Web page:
How To Stop Your WordPress Blog Getting Penalized For Duplicate Content

This is a guest contribution by Felipe Kurpiel, an internet marketer

I came across this topic by accident. One day I was monitoring my analytics data I noticed a big drop on my traffic stats and I didn’t understand why.

Actually, I had a hint because I was starting to interlink my posts. That gave me a clue that the problem was internal which I thought was a good thing. But that is not enough because then I had to analyze what Google is focusing on now.

If you have been involved with SEO at all you know that duplicate content is a bad thing. But how can you identify the duplicate content on your site?

Ok, let’s get started with that.

Identifying Internal Duplicate Content!

That is a little advanced because we are about the crawl our website the way Google does. That is the best way to analyze the source of any problems.

To do that I like to use a Free Tool called Screaming Frog SEO Spider. If you never used this tool it can be a little complicated but don’t let that scares you.

You just have to follow some steps. Actually you can analyze a lot of factors using this tool but for our example, we are just considering duplicate content.

First Step: Add your URL website into the software and let it run.

It can take a while depending on how big your website is, but after that we are ready to filter what we are looking for.

Screaming Frog tabs

Second: Go to the Page Titles tab and then filter by Duplicate

If you are lucky you will not have any result showing when you choose this filter. But unfortunately that was not my case and I saw dozens of results which were the proof that my website had internal duplicate content.

Third Step: It’s time to analyze what is generating the problem

You can do this on Screaming Frog or you can export the file to Microsoft Excel (or similar) in order to deeply analyze what you have to do to solve the issue.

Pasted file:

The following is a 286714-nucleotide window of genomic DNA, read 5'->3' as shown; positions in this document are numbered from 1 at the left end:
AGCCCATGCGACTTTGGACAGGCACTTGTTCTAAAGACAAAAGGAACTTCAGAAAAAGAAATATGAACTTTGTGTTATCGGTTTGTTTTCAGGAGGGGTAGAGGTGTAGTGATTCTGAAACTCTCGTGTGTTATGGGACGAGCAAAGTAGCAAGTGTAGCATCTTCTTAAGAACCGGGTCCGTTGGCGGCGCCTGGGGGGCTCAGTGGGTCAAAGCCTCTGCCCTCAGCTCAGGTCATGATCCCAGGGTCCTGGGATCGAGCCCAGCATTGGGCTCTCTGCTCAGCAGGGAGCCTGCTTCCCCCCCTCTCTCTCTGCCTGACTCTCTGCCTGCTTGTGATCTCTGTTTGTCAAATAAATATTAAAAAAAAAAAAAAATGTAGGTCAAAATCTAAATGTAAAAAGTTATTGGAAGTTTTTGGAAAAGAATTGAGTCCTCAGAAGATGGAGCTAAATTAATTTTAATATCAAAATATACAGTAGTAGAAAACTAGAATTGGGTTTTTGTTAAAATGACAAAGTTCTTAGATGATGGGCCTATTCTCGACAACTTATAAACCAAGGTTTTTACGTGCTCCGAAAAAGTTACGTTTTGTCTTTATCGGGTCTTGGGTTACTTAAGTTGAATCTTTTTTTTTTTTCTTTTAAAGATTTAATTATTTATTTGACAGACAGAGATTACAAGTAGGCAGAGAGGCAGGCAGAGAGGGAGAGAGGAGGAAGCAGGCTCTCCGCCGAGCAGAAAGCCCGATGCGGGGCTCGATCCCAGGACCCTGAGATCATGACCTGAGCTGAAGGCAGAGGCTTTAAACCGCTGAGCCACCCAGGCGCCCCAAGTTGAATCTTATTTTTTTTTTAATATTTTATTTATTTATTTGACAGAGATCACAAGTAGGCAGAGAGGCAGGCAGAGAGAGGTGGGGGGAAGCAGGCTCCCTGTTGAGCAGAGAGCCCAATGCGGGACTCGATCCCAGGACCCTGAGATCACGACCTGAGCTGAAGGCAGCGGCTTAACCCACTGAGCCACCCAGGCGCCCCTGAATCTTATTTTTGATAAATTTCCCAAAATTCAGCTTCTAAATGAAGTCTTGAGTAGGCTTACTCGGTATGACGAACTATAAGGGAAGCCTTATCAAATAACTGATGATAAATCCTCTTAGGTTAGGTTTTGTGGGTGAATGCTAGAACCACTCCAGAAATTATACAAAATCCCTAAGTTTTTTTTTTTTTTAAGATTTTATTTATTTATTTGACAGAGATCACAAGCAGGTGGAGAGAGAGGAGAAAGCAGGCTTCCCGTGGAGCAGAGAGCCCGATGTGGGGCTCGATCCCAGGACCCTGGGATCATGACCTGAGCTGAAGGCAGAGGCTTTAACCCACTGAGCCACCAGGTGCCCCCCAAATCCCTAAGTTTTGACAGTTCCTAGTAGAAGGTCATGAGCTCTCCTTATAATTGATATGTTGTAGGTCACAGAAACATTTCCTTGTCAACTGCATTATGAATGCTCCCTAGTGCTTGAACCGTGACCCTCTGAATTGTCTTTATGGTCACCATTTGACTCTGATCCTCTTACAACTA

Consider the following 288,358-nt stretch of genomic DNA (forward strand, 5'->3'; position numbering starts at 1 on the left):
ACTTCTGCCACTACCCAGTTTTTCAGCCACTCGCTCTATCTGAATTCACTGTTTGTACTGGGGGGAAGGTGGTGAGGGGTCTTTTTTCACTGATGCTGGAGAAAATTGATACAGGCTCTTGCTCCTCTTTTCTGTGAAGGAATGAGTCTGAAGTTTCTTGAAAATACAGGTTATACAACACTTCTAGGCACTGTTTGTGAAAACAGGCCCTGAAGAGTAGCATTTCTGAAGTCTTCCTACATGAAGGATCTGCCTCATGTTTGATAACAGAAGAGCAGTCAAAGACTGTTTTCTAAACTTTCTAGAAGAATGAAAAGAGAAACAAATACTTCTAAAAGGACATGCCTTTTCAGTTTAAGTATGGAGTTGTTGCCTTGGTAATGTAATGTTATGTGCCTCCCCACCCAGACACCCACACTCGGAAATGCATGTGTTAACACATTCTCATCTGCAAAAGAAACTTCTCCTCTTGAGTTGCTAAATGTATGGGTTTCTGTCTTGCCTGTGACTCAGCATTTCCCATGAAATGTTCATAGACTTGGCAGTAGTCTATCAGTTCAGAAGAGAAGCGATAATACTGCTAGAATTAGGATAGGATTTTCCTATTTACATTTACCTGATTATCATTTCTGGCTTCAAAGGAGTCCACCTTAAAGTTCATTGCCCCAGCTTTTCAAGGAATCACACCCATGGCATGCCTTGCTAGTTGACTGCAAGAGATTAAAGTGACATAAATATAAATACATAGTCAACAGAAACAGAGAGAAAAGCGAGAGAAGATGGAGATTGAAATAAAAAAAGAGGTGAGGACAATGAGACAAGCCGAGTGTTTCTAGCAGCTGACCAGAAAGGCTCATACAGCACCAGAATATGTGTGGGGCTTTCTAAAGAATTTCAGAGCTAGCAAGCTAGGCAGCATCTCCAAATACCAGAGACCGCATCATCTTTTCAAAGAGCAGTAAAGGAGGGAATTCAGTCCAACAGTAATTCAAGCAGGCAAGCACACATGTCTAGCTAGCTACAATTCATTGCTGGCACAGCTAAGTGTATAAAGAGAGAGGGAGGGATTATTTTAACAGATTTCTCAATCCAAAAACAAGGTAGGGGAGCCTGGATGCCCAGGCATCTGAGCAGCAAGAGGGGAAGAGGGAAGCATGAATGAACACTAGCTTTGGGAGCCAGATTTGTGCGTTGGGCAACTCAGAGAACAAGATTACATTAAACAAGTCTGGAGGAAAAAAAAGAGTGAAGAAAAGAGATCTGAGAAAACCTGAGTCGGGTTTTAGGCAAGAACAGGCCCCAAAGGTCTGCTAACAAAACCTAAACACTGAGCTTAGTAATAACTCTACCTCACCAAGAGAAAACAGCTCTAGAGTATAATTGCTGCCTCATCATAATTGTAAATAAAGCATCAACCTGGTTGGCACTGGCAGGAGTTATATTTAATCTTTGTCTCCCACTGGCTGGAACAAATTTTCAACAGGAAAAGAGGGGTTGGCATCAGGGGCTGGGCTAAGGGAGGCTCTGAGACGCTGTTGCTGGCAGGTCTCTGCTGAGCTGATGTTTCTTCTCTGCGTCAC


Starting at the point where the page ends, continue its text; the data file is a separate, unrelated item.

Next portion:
In my case, the duplicate content was being generated by comments. Weird, isn’t?

That is what I thought and I also noticed that the pages with comments were being flagged by Google because they disappeared from search results.

When that happens, you have no turning back but fix the source of the problem.

Understanding Comments

Every comment on my website was generating a variable named “?replytocom”.

You don’t need to understand exactly what this variable does but put it simple; it is like each comment you have on your posts has the ability to create a copy of this particular post in your site. It can be considered as a pagination problem. And that is terrible because when Google crawl your website it can see that your site has the same content being repeated over and over again.

Do you think you are going to rank with that blog post? Not a change!

How to solve this problem

More important than to identify this issue is to create a clear solution to get rid of this pagination issue.

In order to deal with this variable there are two solutions. The first is really simple but not so effective and the second can be seen as complicated but it’s really the ultimate solution.

But let’s cover the easy solution first.

I run my blog on WordPress and one of the few essential plugins I use for SEO is WP SEO by Yoast. If you are using this plugin you just have to go to the plugin dashboard and then click on Permalinks. Once you do that just check the box to “Remove ?replytocom variables”.

Permalink Settings

This is really simple but sometimes you won’t get the results you are expecting, however, if you are having this kind of problem with comments you MUST check this option.

Second Option